Summer action with those Caribbean Pirates, Baywatching lifeguards and a couple of adult tourists
Like the weather, the movies are acting like it’s summer already. The two big ones this week take us on, into and under the water and another takes us on a vacation in France.
Note the contrasting programme at The Cinematheque starting tomorrow at 10 a.m. After a 2-year break, the 24-hour movie marathon is back. Yes, movies all day and all night, with only short breaks in between for necessary reasons. I can’t imagine doing it but it’s been very popular in the past even though they never announce beforehand what they’ll be showing. To find out what they do say you could visit http://www.thecinematheque.ca/
And these are the new movies playing elsewhere:
Pirates of the Caribbean: Dead Men Tell No Tales: 2 ½ stars
Paris Can Wait: 3 ½
Chasing Trane: The John Coltrane Documentary: 3 ½
The Wedding Plan: 3
PIRATES OF THE CARIBBEAN: DEAD MEN TELL NO TALES: This 5th film in the series is the shortest; so why does it feel so long? Possibly because it’s over-stuffed with story lines. We’re not much attached to the plot or the characters and more likely at times to be wondering what is going on? And Johnny Depp as Cpt. Jack Sparrow is more cartoonish than ever. That dims the attraction too although there are several wonderful sequences and a great drooling villain by Javier Bardem. He plays a Spaniard named Salazar who is out to destroy all pirates in retaliation for what a young Cpt. Jack (seen in a flashback) did to him. Sparrow lured his ship into an explosion and somehow turned him and his crew into zombies in the Devil’s Triangle.
If the film concentrated on the clash between them, we’d have something. But there’s so much more. I counted four major characters with daddy issues and several trying to get free of a curse. Orlando Bloom’s Will Turner is one. He’s trapped under the sea on the Flying Dutchman and his bid to get free rests with his son (Brenton Thwaites) who searches for the one artifact that can help, the Trident of Poseidon. Salazar and Sparrow want it too and a young scientist, also horologist in a pun-filled exchange, (Kaya Scodelario) says she can find it with a map no man can read. First she has to escape execution as a witch. Geoffrey Rush is back as Barbarossa, the British navy is inept again and Paul McCartney has a brief scene (filmed here in Vancouver last year) as a pirate uncle offering advice in a jail cell.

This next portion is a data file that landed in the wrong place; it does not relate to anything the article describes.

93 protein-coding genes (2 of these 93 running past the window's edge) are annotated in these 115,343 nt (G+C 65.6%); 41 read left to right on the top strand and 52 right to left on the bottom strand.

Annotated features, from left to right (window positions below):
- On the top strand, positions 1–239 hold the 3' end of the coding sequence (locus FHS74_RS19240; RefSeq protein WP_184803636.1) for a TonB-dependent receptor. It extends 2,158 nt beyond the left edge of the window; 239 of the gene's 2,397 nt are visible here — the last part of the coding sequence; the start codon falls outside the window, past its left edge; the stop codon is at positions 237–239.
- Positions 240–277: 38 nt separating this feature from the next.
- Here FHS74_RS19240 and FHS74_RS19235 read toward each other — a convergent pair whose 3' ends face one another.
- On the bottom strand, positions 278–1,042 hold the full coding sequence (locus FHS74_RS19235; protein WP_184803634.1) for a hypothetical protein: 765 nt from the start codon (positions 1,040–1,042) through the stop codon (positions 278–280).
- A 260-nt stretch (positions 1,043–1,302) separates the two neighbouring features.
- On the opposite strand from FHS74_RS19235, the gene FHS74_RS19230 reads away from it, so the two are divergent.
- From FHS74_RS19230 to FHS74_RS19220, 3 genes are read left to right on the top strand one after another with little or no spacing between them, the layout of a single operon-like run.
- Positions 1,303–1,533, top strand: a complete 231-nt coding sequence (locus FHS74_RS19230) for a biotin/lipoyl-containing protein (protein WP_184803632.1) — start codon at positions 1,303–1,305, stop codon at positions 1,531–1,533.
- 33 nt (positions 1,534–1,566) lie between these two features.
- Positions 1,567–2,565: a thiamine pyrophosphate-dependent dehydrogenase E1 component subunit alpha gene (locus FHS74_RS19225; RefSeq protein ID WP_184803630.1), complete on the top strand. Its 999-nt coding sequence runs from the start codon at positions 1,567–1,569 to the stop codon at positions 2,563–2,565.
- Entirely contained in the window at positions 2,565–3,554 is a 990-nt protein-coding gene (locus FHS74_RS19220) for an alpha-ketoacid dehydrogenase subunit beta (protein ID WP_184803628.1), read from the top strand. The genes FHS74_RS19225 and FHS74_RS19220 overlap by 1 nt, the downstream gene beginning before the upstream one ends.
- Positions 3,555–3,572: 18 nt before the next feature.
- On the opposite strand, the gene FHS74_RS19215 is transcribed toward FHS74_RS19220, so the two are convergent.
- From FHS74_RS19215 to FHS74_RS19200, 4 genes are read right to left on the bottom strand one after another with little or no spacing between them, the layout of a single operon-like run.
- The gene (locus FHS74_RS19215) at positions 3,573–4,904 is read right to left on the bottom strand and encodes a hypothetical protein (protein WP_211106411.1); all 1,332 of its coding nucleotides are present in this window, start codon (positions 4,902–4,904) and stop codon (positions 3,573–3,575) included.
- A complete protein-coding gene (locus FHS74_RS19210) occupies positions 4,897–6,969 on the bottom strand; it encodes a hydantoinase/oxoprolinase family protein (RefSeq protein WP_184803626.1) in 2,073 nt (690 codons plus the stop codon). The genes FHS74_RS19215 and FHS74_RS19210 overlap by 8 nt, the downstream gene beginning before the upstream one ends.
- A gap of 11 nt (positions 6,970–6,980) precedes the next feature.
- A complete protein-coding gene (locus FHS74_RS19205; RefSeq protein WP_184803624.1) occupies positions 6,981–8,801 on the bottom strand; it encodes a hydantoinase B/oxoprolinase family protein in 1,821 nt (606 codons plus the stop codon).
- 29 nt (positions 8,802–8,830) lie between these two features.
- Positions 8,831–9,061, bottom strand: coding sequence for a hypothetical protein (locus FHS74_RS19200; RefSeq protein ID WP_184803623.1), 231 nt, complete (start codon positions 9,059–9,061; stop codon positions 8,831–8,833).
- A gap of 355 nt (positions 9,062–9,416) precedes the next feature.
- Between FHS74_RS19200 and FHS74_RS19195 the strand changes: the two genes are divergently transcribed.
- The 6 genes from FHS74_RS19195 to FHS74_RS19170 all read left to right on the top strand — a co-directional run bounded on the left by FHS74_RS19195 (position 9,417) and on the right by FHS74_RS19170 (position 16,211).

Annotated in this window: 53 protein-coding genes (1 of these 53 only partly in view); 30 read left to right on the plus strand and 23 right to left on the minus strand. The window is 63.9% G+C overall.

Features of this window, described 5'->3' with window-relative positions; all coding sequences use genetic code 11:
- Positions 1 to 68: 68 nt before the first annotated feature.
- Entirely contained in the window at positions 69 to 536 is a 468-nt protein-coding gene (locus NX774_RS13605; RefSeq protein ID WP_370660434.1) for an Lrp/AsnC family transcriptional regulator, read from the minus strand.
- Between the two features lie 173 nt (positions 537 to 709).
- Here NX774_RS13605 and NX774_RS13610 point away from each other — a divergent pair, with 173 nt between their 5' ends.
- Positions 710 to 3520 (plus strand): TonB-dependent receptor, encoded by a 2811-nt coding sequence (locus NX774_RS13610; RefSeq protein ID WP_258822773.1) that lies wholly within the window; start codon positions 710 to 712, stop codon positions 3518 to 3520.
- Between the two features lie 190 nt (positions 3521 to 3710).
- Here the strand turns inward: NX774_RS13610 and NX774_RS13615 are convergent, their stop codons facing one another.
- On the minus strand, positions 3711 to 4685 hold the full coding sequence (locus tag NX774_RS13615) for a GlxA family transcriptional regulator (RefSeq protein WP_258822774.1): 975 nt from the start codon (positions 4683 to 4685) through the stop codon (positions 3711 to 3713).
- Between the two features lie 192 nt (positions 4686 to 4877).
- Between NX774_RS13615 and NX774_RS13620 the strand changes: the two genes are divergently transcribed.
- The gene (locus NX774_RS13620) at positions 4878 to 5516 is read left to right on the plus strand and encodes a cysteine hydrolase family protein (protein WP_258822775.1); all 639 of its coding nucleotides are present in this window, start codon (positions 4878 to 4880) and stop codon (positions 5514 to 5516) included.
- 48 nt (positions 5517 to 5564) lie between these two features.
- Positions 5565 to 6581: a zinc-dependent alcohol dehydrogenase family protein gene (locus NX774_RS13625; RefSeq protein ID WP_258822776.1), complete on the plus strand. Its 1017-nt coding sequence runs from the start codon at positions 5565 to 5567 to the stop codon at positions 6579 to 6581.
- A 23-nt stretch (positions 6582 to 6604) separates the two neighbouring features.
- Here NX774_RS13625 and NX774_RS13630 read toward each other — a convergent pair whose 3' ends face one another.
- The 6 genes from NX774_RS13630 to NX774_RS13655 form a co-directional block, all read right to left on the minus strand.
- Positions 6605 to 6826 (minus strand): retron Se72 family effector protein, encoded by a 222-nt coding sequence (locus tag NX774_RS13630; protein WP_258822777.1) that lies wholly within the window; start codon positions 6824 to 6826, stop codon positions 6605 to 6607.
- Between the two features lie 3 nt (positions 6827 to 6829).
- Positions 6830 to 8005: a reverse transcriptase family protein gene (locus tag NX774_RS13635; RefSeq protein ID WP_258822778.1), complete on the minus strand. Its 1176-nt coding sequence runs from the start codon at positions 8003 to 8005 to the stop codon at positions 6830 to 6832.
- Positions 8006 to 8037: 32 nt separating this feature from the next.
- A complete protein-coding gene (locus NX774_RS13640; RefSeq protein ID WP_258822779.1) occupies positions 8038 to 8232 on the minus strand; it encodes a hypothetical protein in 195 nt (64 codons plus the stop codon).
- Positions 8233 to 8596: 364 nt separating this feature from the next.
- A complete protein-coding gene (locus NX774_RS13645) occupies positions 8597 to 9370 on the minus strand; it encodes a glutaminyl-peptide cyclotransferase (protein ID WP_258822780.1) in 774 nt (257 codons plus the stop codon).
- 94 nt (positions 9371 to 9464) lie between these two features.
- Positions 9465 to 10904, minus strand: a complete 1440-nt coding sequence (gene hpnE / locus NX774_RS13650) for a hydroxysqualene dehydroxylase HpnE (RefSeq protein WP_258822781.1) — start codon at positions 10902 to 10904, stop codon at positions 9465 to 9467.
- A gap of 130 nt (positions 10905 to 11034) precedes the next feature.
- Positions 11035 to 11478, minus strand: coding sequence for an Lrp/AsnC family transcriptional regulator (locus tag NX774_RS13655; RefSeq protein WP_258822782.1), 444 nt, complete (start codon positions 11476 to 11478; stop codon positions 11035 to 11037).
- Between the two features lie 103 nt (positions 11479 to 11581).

There’s a rousing bank robbery as an entire building is dragged crashing through narrow streets, an eerie attack by ghost sharks, a charge by a line of zombie pirates running out of the sea and an island that sparkles by reflecting the stars. Those sights are memorable. Also there’s great energy and pace under the direction of Norwegians Joachim Rønning and Espen Sandberg who were Oscar nominated for Kon-Tiki four years ago. But even with familiar characters and continuing themes, accompanied by super special effects, the real magic hasn’t returned. Stick around through the end credits for an extra scene with Bloom and Kiera Knightley that suggests there’s more coming. (Scotiabank, 5th Avenue, Marine Gateway and suburban theatres everywhere) 2 ½ out of 5
BAYWATCH: I never saw the TV show but I’m told by a fan who did that this film matches its spirit. The humor maybe. There’s lots of that. But take a look at the rating: a hard R (for Restricted) in the US and 14A here. That’s because of all the dick jokes and the language. Our classifiers found “approximately 150 instances of coarse language” and “three scenes of nudity.” (Not female nudity, by the way, surprising since the show offered so much ogling of women at the beach). There’s jiggling and that causes swelling and getting stuck in a beach chair and that sort of thing.